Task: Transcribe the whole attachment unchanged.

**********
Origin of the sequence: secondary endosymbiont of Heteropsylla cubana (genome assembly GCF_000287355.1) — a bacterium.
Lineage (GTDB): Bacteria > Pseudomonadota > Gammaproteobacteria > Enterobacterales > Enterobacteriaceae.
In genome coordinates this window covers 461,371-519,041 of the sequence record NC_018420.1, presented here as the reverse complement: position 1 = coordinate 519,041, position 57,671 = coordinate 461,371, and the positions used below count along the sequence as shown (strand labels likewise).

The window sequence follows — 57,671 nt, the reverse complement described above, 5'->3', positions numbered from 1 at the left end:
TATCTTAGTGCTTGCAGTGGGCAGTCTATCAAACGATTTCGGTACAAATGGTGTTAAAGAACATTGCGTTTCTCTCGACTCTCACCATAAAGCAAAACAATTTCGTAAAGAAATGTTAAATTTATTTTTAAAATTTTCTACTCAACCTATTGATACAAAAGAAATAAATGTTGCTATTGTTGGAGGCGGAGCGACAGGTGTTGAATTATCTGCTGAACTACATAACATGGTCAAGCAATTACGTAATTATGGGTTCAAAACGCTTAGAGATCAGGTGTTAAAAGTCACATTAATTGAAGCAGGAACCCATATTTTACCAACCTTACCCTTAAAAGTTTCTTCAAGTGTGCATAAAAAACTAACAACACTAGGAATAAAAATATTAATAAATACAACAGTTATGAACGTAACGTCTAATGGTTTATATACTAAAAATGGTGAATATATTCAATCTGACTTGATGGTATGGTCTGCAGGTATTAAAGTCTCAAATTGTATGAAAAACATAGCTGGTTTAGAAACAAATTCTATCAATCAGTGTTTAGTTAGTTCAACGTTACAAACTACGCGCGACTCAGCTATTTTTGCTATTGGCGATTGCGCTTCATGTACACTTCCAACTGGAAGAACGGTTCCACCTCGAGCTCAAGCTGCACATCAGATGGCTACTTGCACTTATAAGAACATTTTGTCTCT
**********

Origin of the sequence: secondary endosymbiont of Heteropsylla cubana (genome assembly GCF_000287355.1) — a bacterium.
Lineage (GTDB): Bacteria > Pseudomonadota > Gammaproteobacteria > Enterobacterales > Enterobacteriaceae.
In genome coordinates this window covers 461,371-519,041 of the sequence record NC_018420.1, presented here as the reverse complement: position 1 = coordinate 519,041, position 57,671 = coordinate 461,371, and the positions used below count along the sequence as shown (strand labels likewise).

The window sequence follows — 57,671 nt, the reverse complement described above, 5'->3', positions numbered from 1 at the left end:
TATCTTAGTGCTTGCAGTGGGCAGTCTATCAAACGATTTCGGTACAAATGGTGTTAAAGAACATTGCGTTTCTCTCGACTCTCACCATAAAGCAAAACAATTTCGTAAAGAAATGTTAAATTTATTTTTAAAATTTTCTACTCAACCTATTGATACAAAAGAAATAAATGTTGCTATTGTTGGAGGCGGAGCGACAGGTGTTGAATTATCTGCTGAACTACATAACATGGTCAAGCAATTACGTAATTATGGGTTCAAAACGCTTAGAGATCAGGTGTTAAAAGTCACATTAATTGAAGCAGGAACCCATATTTTACCAACCTTACCCTTAAAAGTTTCTTCAAGTGTGCATAAAAAACTAACAACACTAGGAATAAAAATATTAATAAATACAACAGTTATGAACGTAACGTCTAATGGTTTATATACTAAAAATGGTGAATATATTCAATCTGACTTGATGGTATGGTCTGCAGGTATTAAAGTCTCAAATTGTATGAAAAACATAGCTGGTTTAGAAACAAATTCTATCAATCAGTGTTTAGTTAGTTCAACGTTACAAACTACGCGCGACTCAGCTATTTTTGCTATTGGCGATTGCGCTTCATGTACACTTCCAACTGGAAGAACGGTTCCACCTCGAGCTCAAGCTGCACATCAGATGGCTACTTGCACTTATAAGAACATTTTGTCTCT